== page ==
As if NASCAR did not have enough problems after the suspension of Cup driver Jeremy Mayfield for violation of the sport's substance abuse policy, a new issue facing the sport has just been revealed.
The Associated Press reports that because Mayfield appealed the results of his first drug test, NASCAR had to allow him to practice in two sessions, racing side by side with his fellow Cup competitors while awaiting results from the tests of his second sample.
Mayfield practiced for the Southern 500 while his "B" sample was being tested. Although NASCAR put a rush order into the lab for the test results, they had no choice but to allow Mayfield onto the track in the interim while the results were being processed.
Upon being advised of the initial test result, Mayfield was allowed to exercise his right to appeal. Under NASCAR's policy, the driver cannot be penalized or prohibited from participating in the sport's events until the backup sample is also tested.
Dr. David Black, the supervisor of NASCAR's drug testing program, advised that "the practical reality is there is going to be a delay. In an ideal world, if the world were perfect and there was a possibility of an instant answer, we'd be able to take immediate action".
But NASCAR could not take immediate action in the Mayfield case and was forced to sit back and watch Mayfield take his car onto the race track for two practice sessions, as well as the qualifying session for the event at Darlington.
While NASCAR will not confirm the banned substance for which Mayfield was tested, Associated Press sources reveal that it was not a performance-enhancing drug. NASCAR had also announced previously that Mayfield had not tested positive for alcohol.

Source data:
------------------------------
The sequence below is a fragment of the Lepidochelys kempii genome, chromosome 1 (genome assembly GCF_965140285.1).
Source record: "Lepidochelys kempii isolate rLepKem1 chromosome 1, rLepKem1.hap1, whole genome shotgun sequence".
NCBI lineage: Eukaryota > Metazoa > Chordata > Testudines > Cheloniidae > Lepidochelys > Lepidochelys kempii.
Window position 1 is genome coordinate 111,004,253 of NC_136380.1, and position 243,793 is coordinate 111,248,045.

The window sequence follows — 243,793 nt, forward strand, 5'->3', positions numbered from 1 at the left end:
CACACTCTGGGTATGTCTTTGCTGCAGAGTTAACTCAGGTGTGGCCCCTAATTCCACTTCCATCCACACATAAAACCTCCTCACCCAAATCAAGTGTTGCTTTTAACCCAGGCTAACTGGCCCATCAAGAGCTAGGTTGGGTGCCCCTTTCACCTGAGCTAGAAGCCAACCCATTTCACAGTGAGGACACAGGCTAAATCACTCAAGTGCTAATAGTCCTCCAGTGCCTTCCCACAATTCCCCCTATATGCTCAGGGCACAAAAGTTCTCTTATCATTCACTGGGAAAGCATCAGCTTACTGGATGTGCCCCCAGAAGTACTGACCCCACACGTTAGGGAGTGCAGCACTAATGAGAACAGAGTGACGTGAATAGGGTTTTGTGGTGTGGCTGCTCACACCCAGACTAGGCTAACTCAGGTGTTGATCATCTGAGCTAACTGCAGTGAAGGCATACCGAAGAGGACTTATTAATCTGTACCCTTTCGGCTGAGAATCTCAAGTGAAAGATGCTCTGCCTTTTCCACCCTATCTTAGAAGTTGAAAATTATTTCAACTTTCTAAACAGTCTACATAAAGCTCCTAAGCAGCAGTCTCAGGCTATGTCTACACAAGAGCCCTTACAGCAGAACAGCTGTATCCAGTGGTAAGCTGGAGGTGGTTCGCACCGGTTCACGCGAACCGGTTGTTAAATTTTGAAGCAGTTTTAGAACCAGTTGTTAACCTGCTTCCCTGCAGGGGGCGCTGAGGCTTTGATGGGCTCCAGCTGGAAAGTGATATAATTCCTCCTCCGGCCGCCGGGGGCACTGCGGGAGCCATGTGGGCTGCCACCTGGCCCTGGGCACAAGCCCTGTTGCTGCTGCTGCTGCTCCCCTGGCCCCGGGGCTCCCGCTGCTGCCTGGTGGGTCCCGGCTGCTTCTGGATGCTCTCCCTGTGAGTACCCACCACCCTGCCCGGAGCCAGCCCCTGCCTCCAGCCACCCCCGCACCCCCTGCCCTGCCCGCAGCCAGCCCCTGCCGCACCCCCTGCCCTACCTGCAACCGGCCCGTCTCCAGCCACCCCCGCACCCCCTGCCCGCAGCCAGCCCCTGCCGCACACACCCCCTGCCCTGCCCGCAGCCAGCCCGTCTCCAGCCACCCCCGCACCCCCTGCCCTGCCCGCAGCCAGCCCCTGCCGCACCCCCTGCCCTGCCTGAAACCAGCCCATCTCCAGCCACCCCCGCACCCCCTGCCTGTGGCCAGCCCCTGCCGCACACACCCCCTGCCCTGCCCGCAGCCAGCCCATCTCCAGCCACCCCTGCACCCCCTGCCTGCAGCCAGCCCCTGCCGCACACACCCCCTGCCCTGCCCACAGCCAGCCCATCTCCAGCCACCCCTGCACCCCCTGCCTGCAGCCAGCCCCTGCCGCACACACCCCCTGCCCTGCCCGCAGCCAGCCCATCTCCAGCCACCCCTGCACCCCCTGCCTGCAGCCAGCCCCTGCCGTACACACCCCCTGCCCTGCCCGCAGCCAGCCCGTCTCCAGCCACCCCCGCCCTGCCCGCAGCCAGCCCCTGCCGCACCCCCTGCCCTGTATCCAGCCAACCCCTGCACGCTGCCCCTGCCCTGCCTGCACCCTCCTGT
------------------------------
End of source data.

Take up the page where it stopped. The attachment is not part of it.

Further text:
Since alcohol and performing enhancement drugs have been ruled out, it would seem that the only other possibilities left would be prescription drugs, narcotics or other controlled drugs, such as marijuana, cocaine, or methamphetamine.
To think that a race car driver, going over 150 miles per hour, might be on the track using any of these substances is downright frightening. Yet Mayfield was allowed to do just that, given NASCAR's appeal policy and the time involved in testing another sample.
NASCAR spokesperson Ramsey Poston advised that they were "in contact with Jeremy that day and there was no physical reason to believe he couldn't perform".
Yet, given the initial results of the drug test for Mayfield, was it really safe to send him out on the track with other drivers going at those great rates of speed?
NASCAR is indeed different from other sports. If the NBA or the NFL or even the MLB suspected a player of violation of their substance abuse policy, it would not really matter if their players went out on the court or playing field awaiting their results.
But in NASCAR, there is a different situation. Drivers are wielding heavy machinery around a track at high speeds and in very close proximity to each other.
Any impairment, even of the slightest nature, could prove deadly on the track, to the driver as well as the fellow competitors. There also could be danger to the pit crews and even fans who often gather in the garage area during practice and qualifying.
So, how is NASCAR to balance a driver's right to appeal a potential substance abuse violation with the safety of all of the drivers, teams and fans on and off the track?
There are no easy answers to these questions, and unfortunately, the leadership of NASCAR will now have to wrestle with and come up with solutions for tough problems just like this newest one that has been presented in the Mayfield case.
Suspending a Cup level driver may not be the only "first" that NASCAR will face in the implementation of their new substance abuse policy. In fact, the "firsts" for NASCAR may just beginning as the saga of Jeremy Mayfield continues to unfold.
Sources: Jenna Fryer and the Associated Press
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